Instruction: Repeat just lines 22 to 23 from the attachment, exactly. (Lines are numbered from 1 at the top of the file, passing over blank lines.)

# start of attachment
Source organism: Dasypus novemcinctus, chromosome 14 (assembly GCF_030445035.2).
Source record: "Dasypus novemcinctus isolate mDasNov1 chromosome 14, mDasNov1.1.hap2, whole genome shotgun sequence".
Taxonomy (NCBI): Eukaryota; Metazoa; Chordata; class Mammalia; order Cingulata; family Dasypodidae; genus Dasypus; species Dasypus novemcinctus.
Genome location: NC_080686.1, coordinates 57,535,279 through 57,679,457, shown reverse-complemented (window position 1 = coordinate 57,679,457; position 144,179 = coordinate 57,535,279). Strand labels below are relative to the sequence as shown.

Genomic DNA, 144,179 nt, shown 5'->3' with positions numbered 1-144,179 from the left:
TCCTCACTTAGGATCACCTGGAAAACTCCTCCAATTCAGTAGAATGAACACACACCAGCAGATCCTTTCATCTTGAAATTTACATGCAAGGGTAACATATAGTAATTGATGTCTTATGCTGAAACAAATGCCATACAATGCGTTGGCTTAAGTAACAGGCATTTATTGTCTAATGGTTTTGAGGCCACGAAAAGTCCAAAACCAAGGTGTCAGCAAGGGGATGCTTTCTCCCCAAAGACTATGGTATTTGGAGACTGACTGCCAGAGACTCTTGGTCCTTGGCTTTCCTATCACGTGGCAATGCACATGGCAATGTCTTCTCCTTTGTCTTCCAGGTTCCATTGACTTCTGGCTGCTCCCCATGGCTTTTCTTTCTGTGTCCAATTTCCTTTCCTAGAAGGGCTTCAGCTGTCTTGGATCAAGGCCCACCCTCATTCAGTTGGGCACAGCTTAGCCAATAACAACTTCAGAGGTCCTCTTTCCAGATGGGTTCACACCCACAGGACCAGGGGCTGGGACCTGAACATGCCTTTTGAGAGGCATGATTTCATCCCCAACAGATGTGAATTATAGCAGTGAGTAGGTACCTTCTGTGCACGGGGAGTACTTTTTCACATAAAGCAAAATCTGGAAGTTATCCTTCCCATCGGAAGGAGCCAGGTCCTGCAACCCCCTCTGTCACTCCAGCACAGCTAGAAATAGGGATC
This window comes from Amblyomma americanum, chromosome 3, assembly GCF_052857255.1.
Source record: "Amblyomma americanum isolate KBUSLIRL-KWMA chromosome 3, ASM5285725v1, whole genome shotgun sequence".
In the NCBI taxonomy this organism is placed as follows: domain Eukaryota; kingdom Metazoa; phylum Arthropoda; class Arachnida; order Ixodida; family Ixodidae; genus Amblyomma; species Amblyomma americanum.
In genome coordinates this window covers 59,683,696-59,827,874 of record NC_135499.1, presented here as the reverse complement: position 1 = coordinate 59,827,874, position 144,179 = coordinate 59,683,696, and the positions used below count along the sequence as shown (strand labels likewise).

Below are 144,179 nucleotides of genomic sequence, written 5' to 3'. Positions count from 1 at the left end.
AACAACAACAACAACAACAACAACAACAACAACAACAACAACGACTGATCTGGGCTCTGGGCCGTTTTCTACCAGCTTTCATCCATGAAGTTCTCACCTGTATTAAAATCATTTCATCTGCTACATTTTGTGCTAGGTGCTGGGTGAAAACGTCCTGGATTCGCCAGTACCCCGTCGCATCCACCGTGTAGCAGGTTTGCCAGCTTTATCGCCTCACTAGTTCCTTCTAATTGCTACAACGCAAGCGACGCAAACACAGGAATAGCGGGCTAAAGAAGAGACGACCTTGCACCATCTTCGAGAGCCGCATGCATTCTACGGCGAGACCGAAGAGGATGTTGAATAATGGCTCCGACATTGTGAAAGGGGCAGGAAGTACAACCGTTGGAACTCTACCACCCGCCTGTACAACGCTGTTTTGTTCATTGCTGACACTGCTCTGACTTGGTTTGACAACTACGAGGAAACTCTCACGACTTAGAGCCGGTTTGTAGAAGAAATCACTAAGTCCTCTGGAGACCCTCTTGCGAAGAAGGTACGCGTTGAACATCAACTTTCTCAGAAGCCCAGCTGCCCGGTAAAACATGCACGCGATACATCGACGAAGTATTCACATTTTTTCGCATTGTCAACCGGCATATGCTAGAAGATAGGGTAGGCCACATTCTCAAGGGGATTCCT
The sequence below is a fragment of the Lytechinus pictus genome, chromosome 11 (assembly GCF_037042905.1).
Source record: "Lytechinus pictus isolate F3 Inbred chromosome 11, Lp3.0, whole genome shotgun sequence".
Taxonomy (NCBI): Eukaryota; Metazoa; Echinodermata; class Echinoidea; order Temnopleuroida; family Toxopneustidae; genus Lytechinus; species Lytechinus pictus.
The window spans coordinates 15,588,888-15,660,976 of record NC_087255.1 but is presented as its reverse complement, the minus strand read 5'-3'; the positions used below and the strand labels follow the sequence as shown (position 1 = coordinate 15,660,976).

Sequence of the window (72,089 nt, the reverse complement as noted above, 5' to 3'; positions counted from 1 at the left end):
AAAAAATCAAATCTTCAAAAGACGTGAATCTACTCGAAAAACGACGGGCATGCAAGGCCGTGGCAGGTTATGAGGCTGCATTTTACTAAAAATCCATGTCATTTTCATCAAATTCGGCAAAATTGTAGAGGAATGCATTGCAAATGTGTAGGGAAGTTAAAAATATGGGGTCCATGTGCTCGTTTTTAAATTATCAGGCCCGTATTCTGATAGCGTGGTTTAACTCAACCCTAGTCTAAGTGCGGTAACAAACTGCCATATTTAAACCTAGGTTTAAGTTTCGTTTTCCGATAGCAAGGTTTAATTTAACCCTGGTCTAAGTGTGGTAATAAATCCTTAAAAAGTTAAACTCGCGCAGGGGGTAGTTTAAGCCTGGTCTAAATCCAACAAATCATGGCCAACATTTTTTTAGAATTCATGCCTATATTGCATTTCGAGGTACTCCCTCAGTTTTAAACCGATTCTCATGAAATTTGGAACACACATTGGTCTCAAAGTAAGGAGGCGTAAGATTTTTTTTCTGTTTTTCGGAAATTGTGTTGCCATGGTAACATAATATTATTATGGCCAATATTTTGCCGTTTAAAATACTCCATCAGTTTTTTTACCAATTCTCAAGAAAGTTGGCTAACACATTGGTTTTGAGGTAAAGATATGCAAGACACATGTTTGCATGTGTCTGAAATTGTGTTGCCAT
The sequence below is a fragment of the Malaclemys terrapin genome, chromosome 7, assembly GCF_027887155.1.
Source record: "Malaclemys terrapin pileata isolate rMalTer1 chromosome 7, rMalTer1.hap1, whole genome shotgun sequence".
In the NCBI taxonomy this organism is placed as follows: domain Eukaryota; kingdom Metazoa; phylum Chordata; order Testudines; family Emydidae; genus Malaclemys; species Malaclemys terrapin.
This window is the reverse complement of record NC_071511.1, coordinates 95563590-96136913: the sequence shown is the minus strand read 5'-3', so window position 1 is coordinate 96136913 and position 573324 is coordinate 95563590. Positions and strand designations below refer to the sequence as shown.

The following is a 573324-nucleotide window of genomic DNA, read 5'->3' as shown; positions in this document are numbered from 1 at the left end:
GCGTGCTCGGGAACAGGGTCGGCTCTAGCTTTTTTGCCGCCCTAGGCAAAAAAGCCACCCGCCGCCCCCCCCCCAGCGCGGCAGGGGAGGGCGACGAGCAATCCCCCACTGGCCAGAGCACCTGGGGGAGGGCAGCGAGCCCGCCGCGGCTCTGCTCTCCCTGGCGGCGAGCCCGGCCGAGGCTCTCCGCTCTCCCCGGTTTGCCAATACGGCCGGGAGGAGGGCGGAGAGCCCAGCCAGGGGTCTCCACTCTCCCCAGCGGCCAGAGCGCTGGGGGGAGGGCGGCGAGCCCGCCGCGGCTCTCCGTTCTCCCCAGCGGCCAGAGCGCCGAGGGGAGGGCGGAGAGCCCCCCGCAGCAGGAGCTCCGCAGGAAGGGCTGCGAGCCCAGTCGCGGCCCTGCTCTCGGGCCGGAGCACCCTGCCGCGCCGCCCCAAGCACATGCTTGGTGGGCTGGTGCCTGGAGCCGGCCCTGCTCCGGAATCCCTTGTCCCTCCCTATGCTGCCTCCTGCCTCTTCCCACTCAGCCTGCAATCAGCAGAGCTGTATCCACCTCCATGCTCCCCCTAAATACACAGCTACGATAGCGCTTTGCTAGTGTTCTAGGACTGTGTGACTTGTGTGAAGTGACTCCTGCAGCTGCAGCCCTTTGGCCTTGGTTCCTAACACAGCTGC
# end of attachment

This window is the reverse complement of record NC_071511.1, coordinates 95563590-96136913: the sequence shown is the minus strand read 5'-3', so window position 1 is coordinate 96136913 and position 573324 is coordinate 95563590. Positions and strand designations below refer to the sequence as shown.

The following is a 573324-nucleotide window of genomic DNA, read 5'->3' as shown; positions in this document are numbered from 1 at the left end: